If you haven’t studied English since high school, you’re going to gain (or regain) valuable knowledge about your mother tongue.
Getting TEFL certified allows you to connect with a community of other prospective and experienced teachers who are also already in, or breaking into, the industry.
Many TEFL programs offer lifelong access to an alumni network as well as exclusive job boards and forums where teachers can share job openings, commiserate, and exchange tips.
A major feather in the TEFL cap is that certification never expires. Once certified, you’re recognized for life as a holder of that accreditation. This differs from the vast majority of alternative professions, which require recertification examinations every few years.
TEFL courses are the ultimate toolkits for teaching English and learning how to navigate a classroom setting. They’re packed with all sorts of goodies that will take your teaching skills from zero to hero. Think of it as a rollercoaster ride of teaching experience — you start at the bottom, and before you know it, you’re soaring high with newfound knowledge and skills. One minute, you’re learning how to plan an informative lesson, and the next, you’re mastering the art of classroom management.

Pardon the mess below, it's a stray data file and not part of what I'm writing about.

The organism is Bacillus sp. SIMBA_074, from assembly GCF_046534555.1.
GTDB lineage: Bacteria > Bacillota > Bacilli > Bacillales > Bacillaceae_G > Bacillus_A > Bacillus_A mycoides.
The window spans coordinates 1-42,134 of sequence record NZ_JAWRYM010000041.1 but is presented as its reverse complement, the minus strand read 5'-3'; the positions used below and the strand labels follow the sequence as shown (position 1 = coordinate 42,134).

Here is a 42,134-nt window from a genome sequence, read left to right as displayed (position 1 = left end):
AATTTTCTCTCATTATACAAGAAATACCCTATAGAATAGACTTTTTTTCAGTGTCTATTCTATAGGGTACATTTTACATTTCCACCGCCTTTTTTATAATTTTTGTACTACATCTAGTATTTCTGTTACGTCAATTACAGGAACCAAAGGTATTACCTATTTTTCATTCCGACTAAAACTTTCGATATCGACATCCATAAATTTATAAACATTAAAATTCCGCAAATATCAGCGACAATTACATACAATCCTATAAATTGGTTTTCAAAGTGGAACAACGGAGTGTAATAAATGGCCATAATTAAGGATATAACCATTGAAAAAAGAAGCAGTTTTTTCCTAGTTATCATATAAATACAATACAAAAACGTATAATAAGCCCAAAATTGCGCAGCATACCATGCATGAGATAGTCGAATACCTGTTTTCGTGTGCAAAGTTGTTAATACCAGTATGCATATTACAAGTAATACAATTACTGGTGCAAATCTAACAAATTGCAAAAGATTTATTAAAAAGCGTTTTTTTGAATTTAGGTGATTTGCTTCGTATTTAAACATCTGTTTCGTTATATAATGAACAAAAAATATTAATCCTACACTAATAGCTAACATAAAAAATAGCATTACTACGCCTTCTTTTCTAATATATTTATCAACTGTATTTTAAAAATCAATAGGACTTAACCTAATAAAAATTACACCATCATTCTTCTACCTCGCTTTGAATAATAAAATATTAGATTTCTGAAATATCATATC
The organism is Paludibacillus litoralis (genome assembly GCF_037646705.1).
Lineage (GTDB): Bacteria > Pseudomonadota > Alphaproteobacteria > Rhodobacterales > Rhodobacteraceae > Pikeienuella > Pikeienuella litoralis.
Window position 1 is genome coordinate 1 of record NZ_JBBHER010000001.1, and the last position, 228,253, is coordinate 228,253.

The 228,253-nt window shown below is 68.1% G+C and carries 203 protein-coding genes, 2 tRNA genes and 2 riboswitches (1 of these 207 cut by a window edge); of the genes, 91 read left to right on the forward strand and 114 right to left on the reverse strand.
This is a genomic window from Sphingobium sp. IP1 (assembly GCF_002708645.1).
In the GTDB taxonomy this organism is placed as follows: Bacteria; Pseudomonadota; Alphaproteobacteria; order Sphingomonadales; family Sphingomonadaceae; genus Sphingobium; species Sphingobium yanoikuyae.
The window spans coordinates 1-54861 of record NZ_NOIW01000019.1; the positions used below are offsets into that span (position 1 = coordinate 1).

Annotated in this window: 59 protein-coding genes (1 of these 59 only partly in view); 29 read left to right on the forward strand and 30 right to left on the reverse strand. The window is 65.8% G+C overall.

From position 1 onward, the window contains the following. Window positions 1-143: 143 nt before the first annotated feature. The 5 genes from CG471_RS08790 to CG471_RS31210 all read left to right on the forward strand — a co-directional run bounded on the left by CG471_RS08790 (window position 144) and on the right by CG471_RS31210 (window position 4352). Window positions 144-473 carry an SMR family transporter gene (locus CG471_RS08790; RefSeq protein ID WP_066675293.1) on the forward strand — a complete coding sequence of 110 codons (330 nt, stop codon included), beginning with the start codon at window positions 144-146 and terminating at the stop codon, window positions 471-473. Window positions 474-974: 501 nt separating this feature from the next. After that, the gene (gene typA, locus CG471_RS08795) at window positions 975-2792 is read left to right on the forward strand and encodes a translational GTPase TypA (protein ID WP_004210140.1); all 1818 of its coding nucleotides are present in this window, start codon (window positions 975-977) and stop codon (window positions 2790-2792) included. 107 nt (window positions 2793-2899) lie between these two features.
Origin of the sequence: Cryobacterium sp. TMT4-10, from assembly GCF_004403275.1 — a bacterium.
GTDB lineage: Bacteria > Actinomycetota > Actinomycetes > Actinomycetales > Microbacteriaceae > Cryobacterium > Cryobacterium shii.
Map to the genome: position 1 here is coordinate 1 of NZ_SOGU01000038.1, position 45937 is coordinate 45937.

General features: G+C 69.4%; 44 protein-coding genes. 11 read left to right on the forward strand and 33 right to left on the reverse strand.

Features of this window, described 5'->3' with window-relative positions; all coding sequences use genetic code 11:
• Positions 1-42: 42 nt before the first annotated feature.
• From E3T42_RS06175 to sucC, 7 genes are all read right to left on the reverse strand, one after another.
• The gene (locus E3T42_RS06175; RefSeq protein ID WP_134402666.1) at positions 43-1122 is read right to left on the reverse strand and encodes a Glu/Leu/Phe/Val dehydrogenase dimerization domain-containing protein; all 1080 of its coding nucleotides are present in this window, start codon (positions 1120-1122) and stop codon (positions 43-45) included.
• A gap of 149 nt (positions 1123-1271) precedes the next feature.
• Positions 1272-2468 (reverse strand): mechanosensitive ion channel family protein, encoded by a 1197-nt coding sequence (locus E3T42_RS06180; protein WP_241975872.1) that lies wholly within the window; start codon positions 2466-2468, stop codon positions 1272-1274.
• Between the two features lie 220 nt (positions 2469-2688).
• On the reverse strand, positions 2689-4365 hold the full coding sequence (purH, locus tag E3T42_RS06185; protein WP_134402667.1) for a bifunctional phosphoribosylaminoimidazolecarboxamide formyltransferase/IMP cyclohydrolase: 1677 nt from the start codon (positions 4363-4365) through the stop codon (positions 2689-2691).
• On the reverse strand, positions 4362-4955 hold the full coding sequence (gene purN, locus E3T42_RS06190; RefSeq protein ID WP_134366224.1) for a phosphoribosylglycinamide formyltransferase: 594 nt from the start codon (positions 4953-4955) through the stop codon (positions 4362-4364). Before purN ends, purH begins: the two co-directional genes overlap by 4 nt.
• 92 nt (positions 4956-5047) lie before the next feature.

Ready to swap your office cubicle for a hammock on a tropical beach? Or maybe you’d rather work in your PJs from the comfort of your couch. TEFL courses are your ticket to the world of remote work. By equipping you with all the skills needed to teach English as a foreign language, TEFL courses open up opportunities to work from literally anywhere in the world. All you need is a reliable internet connection and a laptop. So, if you’re dreaming of a job that comes with freedom, flexibility, and the chance to explore new cultures (even virtually), then a TEFL course might just be your perfect match.